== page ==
Amazon records first unprofitable quarter since 2015, losing $3.8 billion

Amazon has posted its first unprofitable quarter since 2015, losing $3.8 billion and slashing its forecast sending shares tumbling 10%.

The news is further indication that lockdown-lifting has ended the online shopping sales frenzy that was fuelled by the pandemic.

Amazon’s expenses have swelled over the past 12 months as a result of its investment in electric automobile company Rivian and its generous wage and bonus packages in order to attract workers amid the great resignation.

A fulfilment centre in New York City voted to create Amazon’s first US union, a result the retailer is contesting.

Hiked fuel costs have meant that delivery is costing more for Amazon, on top of the fact consumers have less disposable income.

This could mean that the rise of the price of Amazon’s Prime subscription service may not be enough to prop up the ecommerce giant’s profits.

It expects to lose as much as $1 billion in operating income this quarter, or make as much as $3 billion. Down from an operating profit of $7.7 billion in the same period last year.

“This was a tough quarter for Amazon with trends across every key area of the business heading in the wrong direction and a weak outlook for Q2,” Insider Intelligence principal analyst Andrew Lipsman told Reuters.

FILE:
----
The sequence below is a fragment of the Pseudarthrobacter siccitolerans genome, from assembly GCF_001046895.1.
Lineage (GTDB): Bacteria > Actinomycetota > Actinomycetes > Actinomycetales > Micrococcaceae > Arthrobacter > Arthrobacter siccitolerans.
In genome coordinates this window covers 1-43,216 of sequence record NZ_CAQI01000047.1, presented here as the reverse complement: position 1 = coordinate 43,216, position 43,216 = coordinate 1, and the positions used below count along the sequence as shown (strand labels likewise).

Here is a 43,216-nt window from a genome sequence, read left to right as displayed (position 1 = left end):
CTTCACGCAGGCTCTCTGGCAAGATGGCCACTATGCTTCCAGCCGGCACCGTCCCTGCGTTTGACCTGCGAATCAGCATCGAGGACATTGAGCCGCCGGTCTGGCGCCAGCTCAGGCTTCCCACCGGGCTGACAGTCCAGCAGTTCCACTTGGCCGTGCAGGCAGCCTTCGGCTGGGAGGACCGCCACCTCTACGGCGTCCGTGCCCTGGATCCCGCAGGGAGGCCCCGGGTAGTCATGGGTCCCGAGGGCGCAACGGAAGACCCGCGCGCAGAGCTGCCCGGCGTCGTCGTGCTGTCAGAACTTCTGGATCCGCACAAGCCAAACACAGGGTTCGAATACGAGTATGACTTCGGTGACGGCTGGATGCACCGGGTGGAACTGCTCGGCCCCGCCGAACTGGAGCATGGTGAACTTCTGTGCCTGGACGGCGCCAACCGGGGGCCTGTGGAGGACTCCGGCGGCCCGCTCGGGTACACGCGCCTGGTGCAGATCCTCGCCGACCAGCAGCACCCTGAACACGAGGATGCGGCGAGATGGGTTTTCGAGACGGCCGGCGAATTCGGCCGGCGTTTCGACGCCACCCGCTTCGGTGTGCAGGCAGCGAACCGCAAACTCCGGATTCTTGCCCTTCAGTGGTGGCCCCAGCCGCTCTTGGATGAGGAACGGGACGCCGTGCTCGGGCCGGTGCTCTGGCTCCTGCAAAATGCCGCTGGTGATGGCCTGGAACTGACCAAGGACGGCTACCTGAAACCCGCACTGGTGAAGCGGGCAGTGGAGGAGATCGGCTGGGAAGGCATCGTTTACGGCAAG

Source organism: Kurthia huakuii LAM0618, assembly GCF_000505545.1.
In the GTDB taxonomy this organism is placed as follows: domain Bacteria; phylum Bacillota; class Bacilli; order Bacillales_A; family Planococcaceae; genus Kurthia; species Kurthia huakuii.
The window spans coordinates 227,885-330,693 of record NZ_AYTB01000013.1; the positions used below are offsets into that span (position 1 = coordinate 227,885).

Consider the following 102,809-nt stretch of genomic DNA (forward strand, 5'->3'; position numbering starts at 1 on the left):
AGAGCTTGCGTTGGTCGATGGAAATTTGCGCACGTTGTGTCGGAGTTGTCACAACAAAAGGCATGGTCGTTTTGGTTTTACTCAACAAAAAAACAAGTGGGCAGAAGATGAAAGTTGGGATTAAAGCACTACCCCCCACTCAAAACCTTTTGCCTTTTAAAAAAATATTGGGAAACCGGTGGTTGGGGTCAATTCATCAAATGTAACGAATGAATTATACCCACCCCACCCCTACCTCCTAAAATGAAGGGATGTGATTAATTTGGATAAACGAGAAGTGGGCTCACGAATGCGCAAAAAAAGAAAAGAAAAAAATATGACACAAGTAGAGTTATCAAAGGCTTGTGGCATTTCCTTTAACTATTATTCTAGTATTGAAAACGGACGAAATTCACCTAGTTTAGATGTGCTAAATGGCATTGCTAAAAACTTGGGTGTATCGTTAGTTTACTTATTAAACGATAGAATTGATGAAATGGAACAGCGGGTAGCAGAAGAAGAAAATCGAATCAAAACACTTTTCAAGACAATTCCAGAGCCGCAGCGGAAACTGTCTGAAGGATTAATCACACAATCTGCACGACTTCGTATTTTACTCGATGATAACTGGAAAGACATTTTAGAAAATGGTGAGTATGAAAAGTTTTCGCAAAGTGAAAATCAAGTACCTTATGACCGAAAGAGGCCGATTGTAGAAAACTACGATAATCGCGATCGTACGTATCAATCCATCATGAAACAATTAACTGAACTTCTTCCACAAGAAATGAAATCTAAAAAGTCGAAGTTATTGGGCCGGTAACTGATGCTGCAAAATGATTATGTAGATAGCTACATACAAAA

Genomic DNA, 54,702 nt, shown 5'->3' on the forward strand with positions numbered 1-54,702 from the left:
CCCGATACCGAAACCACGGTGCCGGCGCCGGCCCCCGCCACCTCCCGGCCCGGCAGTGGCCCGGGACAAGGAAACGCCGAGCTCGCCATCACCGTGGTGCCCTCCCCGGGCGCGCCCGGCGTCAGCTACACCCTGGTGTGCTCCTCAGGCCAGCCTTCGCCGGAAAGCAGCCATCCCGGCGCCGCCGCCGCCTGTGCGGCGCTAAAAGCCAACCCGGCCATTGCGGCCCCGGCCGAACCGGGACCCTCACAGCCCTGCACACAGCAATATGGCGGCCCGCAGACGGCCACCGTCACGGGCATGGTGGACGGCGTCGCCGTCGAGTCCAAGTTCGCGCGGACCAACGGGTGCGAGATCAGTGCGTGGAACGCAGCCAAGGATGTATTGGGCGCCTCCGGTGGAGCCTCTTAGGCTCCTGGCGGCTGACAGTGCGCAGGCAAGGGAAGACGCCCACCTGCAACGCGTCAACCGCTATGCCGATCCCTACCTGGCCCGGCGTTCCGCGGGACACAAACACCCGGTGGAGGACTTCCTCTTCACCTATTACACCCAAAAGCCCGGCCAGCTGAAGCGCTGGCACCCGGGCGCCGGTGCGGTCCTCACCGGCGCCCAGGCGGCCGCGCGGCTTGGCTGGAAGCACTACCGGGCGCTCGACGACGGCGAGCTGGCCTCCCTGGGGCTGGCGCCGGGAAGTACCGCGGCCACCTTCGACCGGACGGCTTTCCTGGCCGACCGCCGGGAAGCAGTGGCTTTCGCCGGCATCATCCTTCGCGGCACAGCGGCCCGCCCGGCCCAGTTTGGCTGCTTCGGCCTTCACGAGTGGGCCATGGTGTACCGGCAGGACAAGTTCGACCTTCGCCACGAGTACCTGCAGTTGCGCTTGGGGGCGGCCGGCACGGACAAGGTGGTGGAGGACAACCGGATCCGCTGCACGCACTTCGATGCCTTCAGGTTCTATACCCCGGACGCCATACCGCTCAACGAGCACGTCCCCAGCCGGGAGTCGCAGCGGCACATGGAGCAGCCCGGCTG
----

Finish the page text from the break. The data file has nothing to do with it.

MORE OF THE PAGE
Despite the mainly negative outlook in its quarterly report, its web service division AWS increased revenue 37% to $18.4 billion, slightly ahead of analysts’ estimates.

Company CEO Andy Jassy said the company has finally met its warehouse staffing and capacity needs, but it still has work to do in improving productivity.

“This may take some time, particularly as we work through ongoing inflationary and supply chain pressures, he said in a press release.

“We see encouraging progress on a number of customer experience dimensions, including delivery speed performance as we’re now approaching levels not seen since the months immediately preceding the pandemic in early 2020.”

Amazon’s bricks-and-mortar division results have been mixed, after it said it planned to close all of its 68 of its bookstores, pop-ups and other home goods shops, as it switched its focus to its grocery arm, in March.

The company’s physical store sales grew 17% to $4.6 billion. Projected net sales will be between $116 billion and $121 billion for the second quarter. Analysts were expecting $125.5 billion, according to IBES data from Refinitiv.

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